The men of the Nauvoo City Council knew that the press was a way to strike at the Saints as a whole and at Joseph individually where it was the most damaging—next to heart and home. Writing especially scandalous reports about the women of the Church, the press sought to bring an act against itself, which would provide the impetus to drive the Saints from the area. Knowing this, the council was very cautious. Driven from Far West, they had rebuilt their homes; indeed, they wanted to stay. Joseph acutely understood this. Repeatedly he had pled with the Lord over the Saints as he sat in Liberty Jail. Furthermore, he understood his position among the Saints well enough to know that his life would be directly affected by the decision of the council.

Setting all this aside, he stood up for the right. Brigham Young recalls that at this important time Joseph swayed the vote. He did not always see how his life could be spared. Yet with faith he moved forward, declaring the truth, even when his own health, comfort, and life were at stake.

Joseph did not know exactly what the whole of his earthly ministry entailed. Although he knew that God could preserve his life, he also understood that such promises were forfeit once his mission was complete. His understanding of the scope and specifics of his mission often took on new meaning as he might have thought, and as others certainly thought, his life was over. It was in the confines of Liberty Jail that he came to understand that much more was still required of him. [40] An understanding of exactly what God wanted him to do became increasingly clear to the Prophet as the momentum of the work increased. [41] With time, it became evident to him that his life’s mission was coming to a close—the window of time in which he had to complete his mission was shrinking. He pled with the Saints to lend him the power that came through their prayers for him that he might “be enabled to escape every stratagem of Satan, surmount every difficulty, and bring this people to the enjoyment of those blessings which are reserved for the righteous.” [42] Indeed, Joseph felt an urgency to finish the work he had to do.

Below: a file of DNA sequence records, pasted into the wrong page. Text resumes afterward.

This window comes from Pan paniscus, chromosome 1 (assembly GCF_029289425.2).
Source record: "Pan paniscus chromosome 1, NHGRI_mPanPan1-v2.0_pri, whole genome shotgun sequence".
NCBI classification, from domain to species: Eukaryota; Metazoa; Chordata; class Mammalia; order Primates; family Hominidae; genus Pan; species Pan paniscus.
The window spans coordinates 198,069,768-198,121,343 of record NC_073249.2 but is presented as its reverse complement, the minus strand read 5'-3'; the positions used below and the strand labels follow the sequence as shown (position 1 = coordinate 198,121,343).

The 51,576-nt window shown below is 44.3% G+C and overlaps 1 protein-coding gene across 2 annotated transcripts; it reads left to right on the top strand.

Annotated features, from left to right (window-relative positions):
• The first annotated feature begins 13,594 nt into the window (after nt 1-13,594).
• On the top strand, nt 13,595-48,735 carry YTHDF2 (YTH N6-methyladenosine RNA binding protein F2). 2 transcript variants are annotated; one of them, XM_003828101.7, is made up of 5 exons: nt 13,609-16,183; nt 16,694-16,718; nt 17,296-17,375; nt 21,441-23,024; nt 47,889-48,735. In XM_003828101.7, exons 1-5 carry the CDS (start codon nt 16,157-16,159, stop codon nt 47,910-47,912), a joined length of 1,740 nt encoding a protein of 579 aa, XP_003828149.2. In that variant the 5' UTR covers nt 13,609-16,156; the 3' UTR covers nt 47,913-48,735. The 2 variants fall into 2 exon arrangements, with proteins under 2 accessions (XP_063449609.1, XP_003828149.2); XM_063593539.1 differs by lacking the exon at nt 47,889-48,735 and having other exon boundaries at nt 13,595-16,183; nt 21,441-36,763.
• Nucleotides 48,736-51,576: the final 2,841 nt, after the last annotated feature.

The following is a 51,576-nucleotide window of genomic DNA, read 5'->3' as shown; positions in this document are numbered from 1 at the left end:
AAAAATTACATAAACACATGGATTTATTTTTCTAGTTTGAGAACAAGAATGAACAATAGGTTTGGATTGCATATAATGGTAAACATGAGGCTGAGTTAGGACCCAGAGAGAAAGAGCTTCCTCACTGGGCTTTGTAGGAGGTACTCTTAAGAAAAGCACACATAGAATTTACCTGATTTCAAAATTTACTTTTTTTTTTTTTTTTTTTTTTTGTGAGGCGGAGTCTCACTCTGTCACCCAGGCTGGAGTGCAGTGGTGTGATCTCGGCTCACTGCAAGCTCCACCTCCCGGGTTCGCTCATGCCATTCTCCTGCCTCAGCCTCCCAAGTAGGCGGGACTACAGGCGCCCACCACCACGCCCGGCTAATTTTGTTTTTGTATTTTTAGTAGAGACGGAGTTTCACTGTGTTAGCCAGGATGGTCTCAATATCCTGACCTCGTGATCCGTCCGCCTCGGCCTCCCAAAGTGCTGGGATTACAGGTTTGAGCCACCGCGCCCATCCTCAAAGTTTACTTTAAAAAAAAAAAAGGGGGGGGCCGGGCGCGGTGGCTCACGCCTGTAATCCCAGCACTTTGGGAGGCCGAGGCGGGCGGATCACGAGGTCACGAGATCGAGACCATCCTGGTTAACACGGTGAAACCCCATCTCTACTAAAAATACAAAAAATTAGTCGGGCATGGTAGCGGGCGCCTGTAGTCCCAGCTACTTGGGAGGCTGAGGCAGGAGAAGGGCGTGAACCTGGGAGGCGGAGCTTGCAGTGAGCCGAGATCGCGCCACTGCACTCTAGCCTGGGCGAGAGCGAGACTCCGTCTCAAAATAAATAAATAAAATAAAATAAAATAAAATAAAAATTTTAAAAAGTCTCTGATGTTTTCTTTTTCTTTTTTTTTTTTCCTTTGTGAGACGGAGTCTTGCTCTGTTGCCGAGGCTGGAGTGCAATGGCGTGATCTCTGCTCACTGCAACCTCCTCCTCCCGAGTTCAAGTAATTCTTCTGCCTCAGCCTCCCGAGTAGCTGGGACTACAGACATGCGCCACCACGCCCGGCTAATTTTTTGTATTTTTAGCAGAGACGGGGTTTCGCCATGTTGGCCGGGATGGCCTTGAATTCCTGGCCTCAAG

Joseph Smith came to understand his mission “line upon line, precept upon precept” (D&C 98:12). This understanding was conditional and depended upon his faithfulness. Performance of duty one day was a prerequisite for more complete understanding the next. The mission of Joseph Smith was a great and marvelous work that included bringing forth the Book of Mormon, restoring the priesthood and priesthood keys, revealing precious gospel truths, organizing the true Church, and establishing temple work. The nearer Joseph Smith came to fulfilling his mission the more intense the attempts on his life became.

An integral part of his finishing his work was passing on the keys of the kingdom to the Twelve so that if he was taken, the Church would remain intact. Joseph worked diligently to ready the Twelve to hold those keys. Publicly he gave the Saints a vision of the place the Twelve would hold in the kingdom of God: in a conference he said that the time had come “for the Twelve ‘to stand in their place next to the First Presidency.’” [43]

After adequate preparation, Joseph conferred the keys of the kingdom on the Twelve—“every key and every power that he ever held himself before God.” [44] This done, a major part of his work was completed; one might say this was the step before his final testimony. Joseph said, “Some have supposed that Brother Joseph could not die; but this is a mistake: it is true there have been times when I have had the promise of my life to accomplish such and such things, but, having now accomplished those things, I have not at present any lease of my life, I am as liable to die as other men.” [45]

Joseph’s faith in God’s power to deliver was repeatedly tried over the course of his life as attempts on his life increased in both number and intensity. At the beginning of his ministry, Joseph was shot at and chased by a few men. Later, he was tarred and feathered by an organized group of men whose intent was to seriously harm and even kill him. Eventually, armies gathered against him. Each of these assaults he survived. However, the final days of his life revealed organized and desperate groups of adversaries from within the Church and without who attempted to take his life. These were men close to him, men whom he took to be his friends.